Irish Dancing: Relationships created on and off the stage
With most athletics there is a balance between the individual and the team. That old saying, "There's no 'I' in team," is one we all know well, but what happens when you need to stand out among the group and also collaboratively work with the group?
Enter, Irish Dancing.
Not only does this dance require individual vigor, strength, flexibility, and amazing shock absorbency, but it also builds relationships and bonds between dancers that last for a lifetime.
The Ryan School of Irish Dance--located in both Lafayette and New Orleans--has filled its classrooms with girls leaping, turning, and dancing since 2004, and they are taking it to the next level this year by throwing a two-day feis.
"The word feis is gaelic for festival," eighteen year-old Irish Dancer Rachel Martin explains. Yet, in the U.S., feis is used to describe a competition, and come May 27 and 28, the Hilton New Orleans Airport will be overtaken with elaborate costumes and ringlets galore in honor of this double feis.
Fifteen year-old Irish Dancer Sarah Taylor says, "Spray tans, wigs, and full on makeup and costumes," will be on stage along with the vibrant dancing that requires perfect poise, posture and balance. Although the weekend is a competition, it is also a time for massive bonding to occur between the girls on and off the stage.
The feis brings in dancers from all around the world, who join together in their love of Irish Dance. Yes, the dancers need to stand out as individuals, but while they are on stage, these girls are always conscious of the others around them. As Martin explains, "You don't know what direction they [the dancers] might be going, and you don't know if they're going to do a leap or a turn or if they're suddenly going to kick you in the face."
Maneuvering on stage while executing the choreography and also trying to be seen by the judges is one part of the feis, and the other part comes with performance. During a performance, "If I mess up, I have the confidence that people in the audience don't know that I messed up," Martin says, so the girls can let their hair down, figuratively and literally. "You can have minimal makeup and just have your hair up for performances," Taylor explains.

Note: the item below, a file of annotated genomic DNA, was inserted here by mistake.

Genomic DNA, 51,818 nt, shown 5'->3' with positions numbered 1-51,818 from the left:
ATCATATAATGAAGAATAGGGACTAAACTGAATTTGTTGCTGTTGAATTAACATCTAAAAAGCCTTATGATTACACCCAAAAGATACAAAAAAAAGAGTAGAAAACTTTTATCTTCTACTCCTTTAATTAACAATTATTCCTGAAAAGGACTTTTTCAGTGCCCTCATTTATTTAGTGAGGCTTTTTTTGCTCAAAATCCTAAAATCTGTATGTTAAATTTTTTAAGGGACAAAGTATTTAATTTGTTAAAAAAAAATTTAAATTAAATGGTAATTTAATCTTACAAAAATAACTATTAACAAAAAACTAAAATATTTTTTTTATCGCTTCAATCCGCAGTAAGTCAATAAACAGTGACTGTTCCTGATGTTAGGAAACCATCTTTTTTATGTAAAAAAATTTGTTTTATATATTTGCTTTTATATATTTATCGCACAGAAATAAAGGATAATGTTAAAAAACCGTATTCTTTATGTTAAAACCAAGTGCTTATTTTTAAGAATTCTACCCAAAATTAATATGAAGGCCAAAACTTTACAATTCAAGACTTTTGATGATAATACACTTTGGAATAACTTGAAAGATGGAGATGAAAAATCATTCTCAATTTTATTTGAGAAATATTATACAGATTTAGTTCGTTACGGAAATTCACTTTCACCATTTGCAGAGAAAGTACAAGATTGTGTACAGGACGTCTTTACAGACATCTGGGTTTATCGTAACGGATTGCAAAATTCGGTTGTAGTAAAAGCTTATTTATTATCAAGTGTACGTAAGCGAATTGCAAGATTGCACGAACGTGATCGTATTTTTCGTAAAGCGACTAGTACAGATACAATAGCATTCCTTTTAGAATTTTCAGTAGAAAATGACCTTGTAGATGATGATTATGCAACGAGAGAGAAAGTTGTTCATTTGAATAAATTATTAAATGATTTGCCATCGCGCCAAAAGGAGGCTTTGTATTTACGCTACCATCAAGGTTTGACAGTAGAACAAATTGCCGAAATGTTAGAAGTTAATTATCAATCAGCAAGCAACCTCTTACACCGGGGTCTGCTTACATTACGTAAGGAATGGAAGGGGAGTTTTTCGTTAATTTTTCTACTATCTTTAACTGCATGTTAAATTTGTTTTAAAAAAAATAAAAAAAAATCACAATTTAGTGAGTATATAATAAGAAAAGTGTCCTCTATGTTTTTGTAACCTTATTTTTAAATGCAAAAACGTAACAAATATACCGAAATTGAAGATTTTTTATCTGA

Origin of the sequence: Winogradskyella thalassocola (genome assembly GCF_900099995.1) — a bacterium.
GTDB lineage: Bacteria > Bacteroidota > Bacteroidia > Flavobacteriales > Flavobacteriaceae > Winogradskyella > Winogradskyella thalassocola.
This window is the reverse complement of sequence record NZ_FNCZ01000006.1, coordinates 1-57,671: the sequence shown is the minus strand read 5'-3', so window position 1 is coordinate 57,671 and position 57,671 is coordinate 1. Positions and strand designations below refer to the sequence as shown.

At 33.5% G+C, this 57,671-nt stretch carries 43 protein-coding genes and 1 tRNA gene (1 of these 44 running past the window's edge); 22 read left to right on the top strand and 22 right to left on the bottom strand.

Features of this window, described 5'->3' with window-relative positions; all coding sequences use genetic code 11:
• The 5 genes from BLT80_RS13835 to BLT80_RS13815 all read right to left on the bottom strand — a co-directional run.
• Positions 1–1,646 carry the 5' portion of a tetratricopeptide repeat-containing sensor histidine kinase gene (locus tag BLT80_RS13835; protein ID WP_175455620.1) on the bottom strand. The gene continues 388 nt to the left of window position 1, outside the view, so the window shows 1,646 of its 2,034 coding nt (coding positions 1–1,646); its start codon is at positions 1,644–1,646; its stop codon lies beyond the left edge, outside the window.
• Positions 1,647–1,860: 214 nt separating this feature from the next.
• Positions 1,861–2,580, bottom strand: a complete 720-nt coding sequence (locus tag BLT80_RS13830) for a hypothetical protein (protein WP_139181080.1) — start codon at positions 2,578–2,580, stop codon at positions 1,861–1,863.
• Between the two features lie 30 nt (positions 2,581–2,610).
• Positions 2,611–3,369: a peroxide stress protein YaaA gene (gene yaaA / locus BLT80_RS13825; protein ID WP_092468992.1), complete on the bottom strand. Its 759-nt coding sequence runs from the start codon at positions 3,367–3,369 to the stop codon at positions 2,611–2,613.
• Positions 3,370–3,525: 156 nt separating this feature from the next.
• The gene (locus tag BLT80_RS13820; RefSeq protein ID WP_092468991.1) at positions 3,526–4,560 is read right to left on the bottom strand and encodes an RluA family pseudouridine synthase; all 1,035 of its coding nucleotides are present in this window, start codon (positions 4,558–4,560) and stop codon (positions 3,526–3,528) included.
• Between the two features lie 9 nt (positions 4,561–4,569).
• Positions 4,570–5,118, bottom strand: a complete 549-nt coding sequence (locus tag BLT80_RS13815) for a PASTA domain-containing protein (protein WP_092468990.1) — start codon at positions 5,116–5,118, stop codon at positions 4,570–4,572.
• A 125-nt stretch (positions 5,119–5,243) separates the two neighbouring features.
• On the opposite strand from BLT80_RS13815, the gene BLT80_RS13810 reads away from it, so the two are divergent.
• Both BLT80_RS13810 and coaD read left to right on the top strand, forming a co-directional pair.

These dancers know the intense amounts of practice, prepping, and courage this dancing requires (did we mention that when they land from a leap or a jump that they have to always land on their toes?), so there is a strong level of support among the dancers.
"Especially at competitions, I'll always say good luck and make an effort to watch everyone," Taylor says. This collaboration and support also happens during the partner dances because "that's when you really need to realize you're dealing with another person here, and this is when we have to work as a team," Martin says.
Stories of girls helping each other align costumes and adjust wigs as well as tales that initiate incredible laughter about moves, mess-ups, and costume malfunctions are abundant in the Irish Dance world. The dancers can share memories about practices that left them exhausted as well as secrets about how to break in their shoes. It's a dance world that requires energy, love, and it's all coming to New Orleans on Memorial Day weekend.
The Ryan School of Irish Dance will be holding the double feis at the Hilton New Orleans Airport on May 27 and 28. To find out more about the school and the double feis, you can visit their website and check them out on Facebook.
Kelley Crawford is a professor, writer, mentor, dancer, and constant questioner. If you would like to contact Kelley Crawford, you can email her at firstname.lastname@example.org.